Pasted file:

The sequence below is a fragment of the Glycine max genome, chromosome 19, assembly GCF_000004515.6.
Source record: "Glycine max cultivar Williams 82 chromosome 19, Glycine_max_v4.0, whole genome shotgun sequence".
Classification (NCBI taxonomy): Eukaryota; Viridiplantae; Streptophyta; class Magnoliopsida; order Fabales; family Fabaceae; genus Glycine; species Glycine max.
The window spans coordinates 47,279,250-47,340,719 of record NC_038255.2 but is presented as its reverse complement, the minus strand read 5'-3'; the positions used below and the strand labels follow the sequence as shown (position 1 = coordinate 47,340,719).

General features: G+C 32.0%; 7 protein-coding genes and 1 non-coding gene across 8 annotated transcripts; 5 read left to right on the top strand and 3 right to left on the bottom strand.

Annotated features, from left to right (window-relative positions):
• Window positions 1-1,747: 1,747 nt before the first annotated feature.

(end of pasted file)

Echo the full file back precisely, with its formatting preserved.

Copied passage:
The sequence below is a fragment of the Glycine max genome, chromosome 19, assembly GCF_000004515.6.
Source record: "Glycine max cultivar Williams 82 chromosome 19, Glycine_max_v4.0, whole genome shotgun sequence".
Classification (NCBI taxonomy): Eukaryota; Viridiplantae; Streptophyta; class Magnoliopsida; order Fabales; family Fabaceae; genus Glycine; species Glycine max.
The window spans coordinates 47,279,250-47,340,719 of record NC_038255.2 but is presented as its reverse complement, the minus strand read 5'-3'; the positions used below and the strand labels follow the sequence as shown (position 1 = coordinate 47,340,719).

General features: G+C 32.0%; 7 protein-coding genes and 1 non-coding gene across 8 annotated transcripts; 5 read left to right on the top strand and 3 right to left on the bottom strand.

Annotated features, from left to right (window-relative positions):
• Window positions 1-1,747: 1,747 nt before the first annotated feature.